The role of sleep in creative task performance

 

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dc.contributor.advisor Thomas, Kevin en_ZA
dc.contributor.author Hodge, Anthony en_ZA
dc.date.accessioned 2014-10-08T09:43:59Z
dc.date.available 2014-10-08T09:43:59Z
dc.date.issued 2009 en_ZA
dc.identifier.citation Hodge, A. 2009. The role of sleep in creative task performance. University of Cape Town. en_ZA
dc.identifier.uri http://hdl.handle.net/11427/8265
dc.description Includes abstract. en_ZA
dc.description Includes bibliographical references (leaves 84-91). en_ZA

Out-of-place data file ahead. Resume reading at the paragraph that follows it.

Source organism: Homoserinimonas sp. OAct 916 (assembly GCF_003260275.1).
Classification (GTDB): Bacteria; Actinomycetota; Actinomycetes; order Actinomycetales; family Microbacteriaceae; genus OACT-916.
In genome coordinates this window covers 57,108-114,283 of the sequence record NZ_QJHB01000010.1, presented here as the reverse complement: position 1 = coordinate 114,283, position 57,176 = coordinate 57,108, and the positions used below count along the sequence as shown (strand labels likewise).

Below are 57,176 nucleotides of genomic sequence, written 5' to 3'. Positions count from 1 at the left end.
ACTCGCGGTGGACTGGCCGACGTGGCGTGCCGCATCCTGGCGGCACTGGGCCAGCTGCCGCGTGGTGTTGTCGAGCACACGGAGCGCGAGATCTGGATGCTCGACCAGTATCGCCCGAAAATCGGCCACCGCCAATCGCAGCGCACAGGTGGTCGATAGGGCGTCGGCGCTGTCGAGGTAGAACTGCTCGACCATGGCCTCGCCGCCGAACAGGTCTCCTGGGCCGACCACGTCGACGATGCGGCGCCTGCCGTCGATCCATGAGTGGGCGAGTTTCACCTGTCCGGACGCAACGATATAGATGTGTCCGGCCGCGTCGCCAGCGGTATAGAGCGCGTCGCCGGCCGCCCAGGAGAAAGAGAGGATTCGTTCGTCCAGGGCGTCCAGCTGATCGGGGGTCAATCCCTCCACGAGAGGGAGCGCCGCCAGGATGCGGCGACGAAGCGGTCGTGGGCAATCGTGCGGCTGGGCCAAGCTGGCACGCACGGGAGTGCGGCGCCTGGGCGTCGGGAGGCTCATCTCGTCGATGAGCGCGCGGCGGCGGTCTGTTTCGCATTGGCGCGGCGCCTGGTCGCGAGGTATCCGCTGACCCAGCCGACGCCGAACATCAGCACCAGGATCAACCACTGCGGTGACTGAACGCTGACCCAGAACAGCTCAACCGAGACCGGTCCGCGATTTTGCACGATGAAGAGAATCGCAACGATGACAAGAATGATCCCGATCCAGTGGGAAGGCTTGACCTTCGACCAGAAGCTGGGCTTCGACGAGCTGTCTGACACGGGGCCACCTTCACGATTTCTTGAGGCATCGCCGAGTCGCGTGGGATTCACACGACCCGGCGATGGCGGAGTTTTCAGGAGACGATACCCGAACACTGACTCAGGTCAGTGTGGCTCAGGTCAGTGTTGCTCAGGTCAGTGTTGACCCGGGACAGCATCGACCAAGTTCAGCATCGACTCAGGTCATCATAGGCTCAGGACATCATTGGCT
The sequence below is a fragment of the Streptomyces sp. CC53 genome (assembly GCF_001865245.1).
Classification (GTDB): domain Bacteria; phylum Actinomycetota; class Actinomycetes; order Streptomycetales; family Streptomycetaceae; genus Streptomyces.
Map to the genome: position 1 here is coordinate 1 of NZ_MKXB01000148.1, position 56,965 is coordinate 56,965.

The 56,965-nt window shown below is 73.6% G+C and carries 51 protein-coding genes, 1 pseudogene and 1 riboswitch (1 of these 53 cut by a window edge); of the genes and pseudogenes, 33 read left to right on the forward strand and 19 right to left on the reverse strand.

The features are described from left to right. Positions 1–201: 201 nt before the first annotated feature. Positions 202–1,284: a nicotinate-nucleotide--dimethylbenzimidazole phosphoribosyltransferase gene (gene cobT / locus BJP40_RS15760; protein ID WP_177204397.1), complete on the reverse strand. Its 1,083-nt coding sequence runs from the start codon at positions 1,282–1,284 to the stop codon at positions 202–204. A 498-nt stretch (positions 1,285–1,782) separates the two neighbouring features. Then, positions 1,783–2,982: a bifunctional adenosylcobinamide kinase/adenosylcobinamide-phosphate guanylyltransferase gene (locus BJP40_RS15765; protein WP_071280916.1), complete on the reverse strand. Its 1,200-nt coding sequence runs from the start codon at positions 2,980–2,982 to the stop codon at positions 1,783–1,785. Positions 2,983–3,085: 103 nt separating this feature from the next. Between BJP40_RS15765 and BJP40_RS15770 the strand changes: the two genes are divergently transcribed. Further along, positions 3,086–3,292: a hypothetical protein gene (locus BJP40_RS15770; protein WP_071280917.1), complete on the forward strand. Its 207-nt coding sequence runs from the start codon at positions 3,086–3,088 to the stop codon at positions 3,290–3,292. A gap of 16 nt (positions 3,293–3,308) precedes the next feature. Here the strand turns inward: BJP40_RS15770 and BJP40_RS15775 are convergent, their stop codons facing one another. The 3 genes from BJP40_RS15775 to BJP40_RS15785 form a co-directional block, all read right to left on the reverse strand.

dc.description.abstract Anecdotal evidence suggests that sleep can aid in creative performance, but few studies have systematically investigated this association. Prior research suggests that creative thinking, particularly divergent cognition, is similar to mental states found in sleep and dreaming, especially during REM sleep. Studies have found that sleep benefits general learning and problem-solving, and facilitates insight that promotes enhanced performance on cognitive tasks. This study investigated the effects of sleep on performance with verbal and visual tasks that explicitly require creative ability. I hypothesised that participants with a period of sleep between task preparation and execution would perform better than participants with an equal period of REM-deprived sleep, daytime wakefulness, or no interval between preparation and execution, but there would be no difference in performance between the participants in terms of convergent cognition. The study was a 4-level, single-factor design, with state of consciousness as the manipulated variable. Participants (n = 87) were recruited from the university undergraduate population. Participants memorised a wordlist for task preparation and then, after an interval of either normal sleep, REM-deprived sleep, waking activity, or no interval, used the same wordlist to write a creative short story for task execution. The stories were assessed for creativity-related constructs by the researcher and independent raters. Participants also completed a visual design fluency task at both stages of the study, following a 4-level, single-factor, repeated-measures design. Participants' scores on the Torrance Test of Creative Thinking (TTCT) Verbal Edition and the Shipley Institute of Living Scale (SILS) were used to control for general creative ability and IQ respectively. ANCOVA, repeated measures ANOVA, and Fisher's r to z transformation statistics were used to analyse the data. Although generally the hypotheses were not directly supported by the data obtained, trends suggest that there was a connection between sleep and creativity, especially an apparent interaction between baseline creativity and the type of interval. Based on the indirect evidence obtained, directions for future research for investigating sleep and creativity are discussed. en_ZA